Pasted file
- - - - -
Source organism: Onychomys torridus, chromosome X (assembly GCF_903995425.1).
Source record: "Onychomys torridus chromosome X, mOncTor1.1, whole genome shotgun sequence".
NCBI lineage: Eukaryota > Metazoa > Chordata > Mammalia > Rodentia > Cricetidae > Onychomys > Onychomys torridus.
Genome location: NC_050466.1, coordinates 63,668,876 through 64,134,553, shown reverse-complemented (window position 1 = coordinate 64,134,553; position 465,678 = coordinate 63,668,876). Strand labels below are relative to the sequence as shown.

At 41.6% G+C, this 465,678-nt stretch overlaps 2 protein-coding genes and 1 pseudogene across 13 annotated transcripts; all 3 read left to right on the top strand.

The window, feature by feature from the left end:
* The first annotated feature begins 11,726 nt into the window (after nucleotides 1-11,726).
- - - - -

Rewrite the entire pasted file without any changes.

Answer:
Source organism: Onychomys torridus, chromosome X (assembly GCF_903995425.1).
Source record: "Onychomys torridus chromosome X, mOncTor1.1, whole genome shotgun sequence".
NCBI lineage: Eukaryota > Metazoa > Chordata > Mammalia > Rodentia > Cricetidae > Onychomys > Onychomys torridus.
Genome location: NC_050466.1, coordinates 63,668,876 through 64,134,553, shown reverse-complemented (window position 1 = coordinate 64,134,553; position 465,678 = coordinate 63,668,876). Strand labels below are relative to the sequence as shown.

At 41.6% G+C, this 465,678-nt stretch overlaps 2 protein-coding genes and 1 pseudogene across 13 annotated transcripts; all 3 read left to right on the top strand.

The window, feature by feature from the left end:
* The first annotated feature begins 11,726 nt into the window (after nucleotides 1-11,726).